Money & Career

Mutual fund fees explained: Two costs that eat up your investment return

MERs aren’t the only cost involved in owning a mutual fund – there are two other potential costs you should be aware of and, in some cases, avoid altogether.

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Two weeks ago, I wrote this blog post about management expense ratios (MERs) — the amount you pay every year to own your mutual funds. However, MERs aren’t the only cost involved in owning a mutual fund. Here are two other potential costs you should be aware of and, in some cases, avoid altogether.

1. Sales charges
In mutual fund-speak, sales charges are called “loads” and they’re what you pay when you buy or sell shares of some mutual funds. In the case of a “front-end load”, you pay a fee when you buy your shares – up to 5% of your total investment in the fund. A “back-end load” is a charge that you pay when you sell your shares – up to 6% of your total investment in a particular fund. They’re also known as a “deferred sales charge” and usually diminish the longer you hold on to your fund.

After a certain number of years – say, five to seven – you won’t have to pay anything to sell your shares. The problem is, if you’re unhappy with how your fund is doing or you want to move your money sooner than that, you can end up getting charged quite a bit depending on when you decide to cash in your shares.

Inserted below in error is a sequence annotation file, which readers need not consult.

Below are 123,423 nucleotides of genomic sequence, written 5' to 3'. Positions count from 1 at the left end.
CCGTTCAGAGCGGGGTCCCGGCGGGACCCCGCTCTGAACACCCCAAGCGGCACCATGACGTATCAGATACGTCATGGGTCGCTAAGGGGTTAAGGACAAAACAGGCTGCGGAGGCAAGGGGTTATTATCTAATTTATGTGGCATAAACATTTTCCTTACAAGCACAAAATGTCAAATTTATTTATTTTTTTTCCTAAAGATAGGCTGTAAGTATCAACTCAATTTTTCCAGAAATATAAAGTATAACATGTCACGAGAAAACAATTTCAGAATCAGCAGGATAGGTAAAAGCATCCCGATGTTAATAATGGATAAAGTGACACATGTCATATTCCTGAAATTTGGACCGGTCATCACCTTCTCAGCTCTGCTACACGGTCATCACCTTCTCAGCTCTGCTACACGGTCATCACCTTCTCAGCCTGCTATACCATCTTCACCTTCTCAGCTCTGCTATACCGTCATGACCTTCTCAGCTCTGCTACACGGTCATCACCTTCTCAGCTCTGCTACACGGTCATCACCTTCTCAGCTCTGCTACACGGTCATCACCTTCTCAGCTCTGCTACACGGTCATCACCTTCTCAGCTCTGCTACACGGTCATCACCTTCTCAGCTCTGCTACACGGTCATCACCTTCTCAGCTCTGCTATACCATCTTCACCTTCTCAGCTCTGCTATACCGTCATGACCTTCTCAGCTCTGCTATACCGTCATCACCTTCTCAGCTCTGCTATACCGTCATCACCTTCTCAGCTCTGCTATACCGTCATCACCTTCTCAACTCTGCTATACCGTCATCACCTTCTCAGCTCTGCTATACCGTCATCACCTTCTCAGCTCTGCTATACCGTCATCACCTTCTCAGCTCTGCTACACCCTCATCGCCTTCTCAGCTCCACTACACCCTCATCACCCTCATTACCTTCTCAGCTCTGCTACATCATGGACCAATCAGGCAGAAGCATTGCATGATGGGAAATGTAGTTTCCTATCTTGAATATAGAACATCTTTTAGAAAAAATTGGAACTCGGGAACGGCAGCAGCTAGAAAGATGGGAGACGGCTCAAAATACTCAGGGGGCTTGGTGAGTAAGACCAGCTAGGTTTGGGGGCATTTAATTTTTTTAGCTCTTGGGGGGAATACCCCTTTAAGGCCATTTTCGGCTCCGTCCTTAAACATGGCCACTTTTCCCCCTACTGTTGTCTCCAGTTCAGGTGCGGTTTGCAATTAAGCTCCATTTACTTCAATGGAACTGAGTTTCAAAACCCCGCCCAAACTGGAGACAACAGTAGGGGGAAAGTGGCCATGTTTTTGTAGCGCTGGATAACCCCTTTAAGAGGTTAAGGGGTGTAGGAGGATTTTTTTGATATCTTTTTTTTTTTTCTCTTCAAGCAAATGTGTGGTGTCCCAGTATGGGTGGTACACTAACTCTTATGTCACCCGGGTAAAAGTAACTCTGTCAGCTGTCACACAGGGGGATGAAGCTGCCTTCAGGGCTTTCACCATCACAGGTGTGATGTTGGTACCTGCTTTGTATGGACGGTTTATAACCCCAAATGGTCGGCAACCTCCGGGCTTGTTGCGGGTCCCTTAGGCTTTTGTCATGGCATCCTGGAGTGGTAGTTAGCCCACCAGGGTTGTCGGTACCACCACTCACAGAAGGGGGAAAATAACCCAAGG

You might also encounter “low load” charges with lower sales charges (up to 3%) and lower redemption fees when you sell. Finally, there’s “no-load funds” that don’t have any fees to buy or sell – but beware, because sometimes no-load funds come with higher MERs so make sure you check all the fees before you buy.

2. Trailing commissions
Also known as trailer fees this is a mutual fund industry word for a fee or commission that you pay each year to the company that sold you the fund. It’s charged year after year for as long as you hold your shares. It comes out of the MER and ranges from 0.25% to 1.5% of the value of your investment each year. It goes to paying for the services and advice the company provides through your advisor.

Fee-only advisors
Of course, you don’t always have to pay commissions or sales charges on the mutual funds you buy. If you go through a fee-only advisor for example, you’ll just pay your advisor for their services every year, without having to worry about buried or hard to understand fees.

To find out more about mutual fund fees the Investor Education Fund has tools and tips to help.